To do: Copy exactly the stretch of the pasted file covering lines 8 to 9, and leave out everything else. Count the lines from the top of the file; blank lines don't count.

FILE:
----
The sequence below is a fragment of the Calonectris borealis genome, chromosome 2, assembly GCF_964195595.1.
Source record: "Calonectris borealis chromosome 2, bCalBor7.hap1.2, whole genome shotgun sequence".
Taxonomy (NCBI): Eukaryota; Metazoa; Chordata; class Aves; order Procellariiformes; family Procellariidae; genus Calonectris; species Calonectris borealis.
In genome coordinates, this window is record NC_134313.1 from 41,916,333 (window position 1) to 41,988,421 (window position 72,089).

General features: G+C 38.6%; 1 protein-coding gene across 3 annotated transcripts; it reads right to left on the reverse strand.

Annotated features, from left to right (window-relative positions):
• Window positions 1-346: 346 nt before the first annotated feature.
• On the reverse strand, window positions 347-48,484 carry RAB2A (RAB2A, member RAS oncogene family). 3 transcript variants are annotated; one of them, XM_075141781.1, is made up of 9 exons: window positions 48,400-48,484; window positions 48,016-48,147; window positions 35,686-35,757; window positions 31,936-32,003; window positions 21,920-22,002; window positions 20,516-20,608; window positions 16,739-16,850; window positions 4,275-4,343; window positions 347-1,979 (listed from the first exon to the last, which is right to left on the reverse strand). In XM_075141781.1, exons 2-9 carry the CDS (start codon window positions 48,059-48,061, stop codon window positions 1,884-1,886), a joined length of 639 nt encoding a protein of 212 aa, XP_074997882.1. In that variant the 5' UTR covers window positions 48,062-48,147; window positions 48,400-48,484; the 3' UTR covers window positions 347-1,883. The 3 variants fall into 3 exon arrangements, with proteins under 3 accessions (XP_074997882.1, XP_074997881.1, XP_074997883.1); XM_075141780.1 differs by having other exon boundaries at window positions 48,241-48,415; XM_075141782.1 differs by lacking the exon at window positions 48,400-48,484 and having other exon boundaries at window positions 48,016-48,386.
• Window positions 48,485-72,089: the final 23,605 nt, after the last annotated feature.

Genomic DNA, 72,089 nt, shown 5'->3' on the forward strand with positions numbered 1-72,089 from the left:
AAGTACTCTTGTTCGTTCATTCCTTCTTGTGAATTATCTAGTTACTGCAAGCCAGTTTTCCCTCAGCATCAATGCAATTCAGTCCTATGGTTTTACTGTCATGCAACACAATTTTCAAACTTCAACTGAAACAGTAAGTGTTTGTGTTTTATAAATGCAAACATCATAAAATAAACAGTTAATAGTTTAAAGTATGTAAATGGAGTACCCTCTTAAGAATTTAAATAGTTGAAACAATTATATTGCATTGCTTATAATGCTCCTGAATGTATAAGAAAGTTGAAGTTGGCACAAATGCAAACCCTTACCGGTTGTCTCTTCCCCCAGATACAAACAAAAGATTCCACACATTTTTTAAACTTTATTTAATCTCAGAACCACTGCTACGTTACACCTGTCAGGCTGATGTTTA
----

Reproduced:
• On the reverse strand, window positions 347-48,484 carry RAB2A (RAB2A, member RAS oncogene family). 3 transcript variants are annotated; one of them, XM_075141781.1, is made up of 9 exons: window positions 48,400-48,484; window positions 48,016-48,147; window positions 35,686-35,757; window positions 31,936-32,003; window positions 21,920-22,002; window positions 20,516-20,608; window positions 16,739-16,850; window positions 4,275-4,343; window positions 347-1,979 (listed from the first exon to the last, which is right to left on the reverse strand). In XM_075141781.1, exons 2-9 carry the CDS (start codon window positions 48,059-48,061, stop codon window positions 1,884-1,886), a joined length of 639 nt encoding a protein of 212 aa, XP_074997882.1. In that variant the 5' UTR covers window positions 48,062-48,147; window positions 48,400-48,484; the 3' UTR covers window positions 347-1,883. The 3 variants fall into 3 exon arrangements, with proteins under 3 accessions (XP_074997882.1, XP_074997881.1, XP_074997883.1); XM_075141780.1 differs by having other exon boundaries at window positions 48,241-48,415; XM_075141782.1 differs by lacking the exon at window positions 48,400-48,484 and having other exon boundaries at window positions 48,016-48,386.
• Window positions 48,485-72,089: the final 23,605 nt, after the last annotated feature.